New Department of Justice Manual Keeps Law Enforcement Officers, Citizens, and Dogs Safe During National Dog Bite Prevention Week

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A new manual offers improved processes for law enforcement officers who encounter dogs in the line of duty. National Dog Bite Prevention Week is a time to highlight resources like “The Problem of Dog-Related Incidents and Encounters” that teach safety by focusing on the dog’s eye-view.

Positive interactions with canines result when we see things from their point of view.

National Dog Bite Prevention Week (May 20-26) offers an opportunity to enhance community safety and the human-canine bond, by promoting resources like the new publication from the U.S. Department of Justice Office of Community Oriented Policing Services (COPS) office entitled “The Problem of Dog-Related Incidents and Encounters.” Subject-matter experts at Best Friends Animal Society, Safe Humane Chicago, the University of Illinois Center for Public Safety and Justice, and the National Canine Research Council (NCRC) (http://www.nationalcanineresearchcouncil) co-authored the manual. It instructs law enforcement officers in how to deal safely and effectively with dogs they encounter in the line of duty.

“The National Canine Research Council is working to make communities safer for both people and dogs. Positive interactions with canines result when we see things from their point of view. We wanted to create a manual that offers the most reliable, professional guidance for law enforcement officers in their interactions with dogs,” states Donald Cleary, NCRC’s Director of Communications and Publications and a co-author of the manual.

In the United States, more than 78 million dogs live alongside 311 million humans: roughly one dog for every four people. Recent surveys indicate that 39 percent of America’s homes and apartments include at least one dog. Law enforcement officers can expect to encounter dogs routinely and in a wide array of situations, including those where the interaction with the dog is incidental.

Whether in a traffic stop, where the dog was only along for the ride, or in a yard or at the doorway to a dog’s home, law enforcement officers who consider the dog’s behavior and the context of the interaction appropriately will avoid injury to themselves. They will also avoid the negative publicity that inevitably attends an excessive use of force against man’s best friend.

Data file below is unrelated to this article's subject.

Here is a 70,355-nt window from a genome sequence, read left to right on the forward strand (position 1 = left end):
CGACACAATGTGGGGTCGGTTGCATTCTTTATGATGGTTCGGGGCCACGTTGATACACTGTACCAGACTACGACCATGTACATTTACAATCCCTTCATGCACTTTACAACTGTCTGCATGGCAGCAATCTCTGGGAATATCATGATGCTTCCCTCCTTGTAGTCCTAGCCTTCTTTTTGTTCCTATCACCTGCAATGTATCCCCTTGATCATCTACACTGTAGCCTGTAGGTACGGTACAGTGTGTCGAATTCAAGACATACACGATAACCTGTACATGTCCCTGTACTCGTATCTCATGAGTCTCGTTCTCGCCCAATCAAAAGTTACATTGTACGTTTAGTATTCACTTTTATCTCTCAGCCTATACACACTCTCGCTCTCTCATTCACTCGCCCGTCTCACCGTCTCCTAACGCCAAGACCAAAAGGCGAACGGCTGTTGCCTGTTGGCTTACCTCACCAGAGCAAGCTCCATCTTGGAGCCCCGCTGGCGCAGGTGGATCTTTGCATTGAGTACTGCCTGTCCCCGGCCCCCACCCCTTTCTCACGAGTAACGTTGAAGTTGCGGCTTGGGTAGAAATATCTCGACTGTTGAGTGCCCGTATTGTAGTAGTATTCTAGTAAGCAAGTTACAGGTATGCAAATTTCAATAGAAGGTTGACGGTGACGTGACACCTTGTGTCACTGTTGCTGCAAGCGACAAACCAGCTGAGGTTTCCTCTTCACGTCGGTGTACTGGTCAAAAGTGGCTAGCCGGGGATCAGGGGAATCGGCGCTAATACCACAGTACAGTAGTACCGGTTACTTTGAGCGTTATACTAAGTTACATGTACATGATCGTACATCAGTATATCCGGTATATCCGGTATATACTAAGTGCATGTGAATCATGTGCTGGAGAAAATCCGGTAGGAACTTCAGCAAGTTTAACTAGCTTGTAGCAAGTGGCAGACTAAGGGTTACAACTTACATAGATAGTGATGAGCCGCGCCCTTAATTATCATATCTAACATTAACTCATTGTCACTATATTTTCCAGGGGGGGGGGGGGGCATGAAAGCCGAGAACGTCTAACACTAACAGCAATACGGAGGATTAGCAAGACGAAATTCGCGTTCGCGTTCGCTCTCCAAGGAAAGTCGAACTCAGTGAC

“The Problem of Dog-Related Incidents and Encounters” offers a valuable framework for effective response strategies to any situation where a dog is present. Officers learn how to assess a dog’s environment, distinguish between warning signals and signs of friendliness, and which of their actions can calm a tense, uncertain situation. The authors illustrate their points with drawings and photographs of a variety of common canine postures and also include case studies to reinforce the recommendations for best practices.

In addition to discussing how to maintain appropriate control when encountering a dog, special instructions are included for those who evaluate and report on dog-related incidents.
Bernard K. Melekian, Director of the COPS Office, served as a law enforcement dog-handler during the 1970’s. “I know this would have been a wonderfully useful publication to have back then,” reads his special letter introducing the manual.

Law enforcement agencies and officers can contact NCRC to obtain free copies of “The Problem of Dog-Related Incidents and Encounters.” They can also download copies at no charge from either the NCRC website at http://www.tinyurl.com/copsdogsafetyguide, or from the Department of Justice Office of Community Oriented Policing Services at http://cops.usdoj.gov/RIC/ResourceDetail.aspx?RID=612.

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The mission of National Canine Research Council (NCRC) is to preserve the human-canine bond. NCRC publishes, underwrites, and reprints accurate, documented, reliable research to promote a better understanding of our relationship with dogs. Visit http://www.nationalcanineresearchcouncil.com to learn more.

Bernard K. Melekian has been the Director of the Office of Community Oriented Policing Services (http://www.cops.usdoj.gov/) since 2009. He is a decorated veteran of the Santa Monica (California) Police Department, where he served for 23 years. He was formerly Police Chief of Pasadena.

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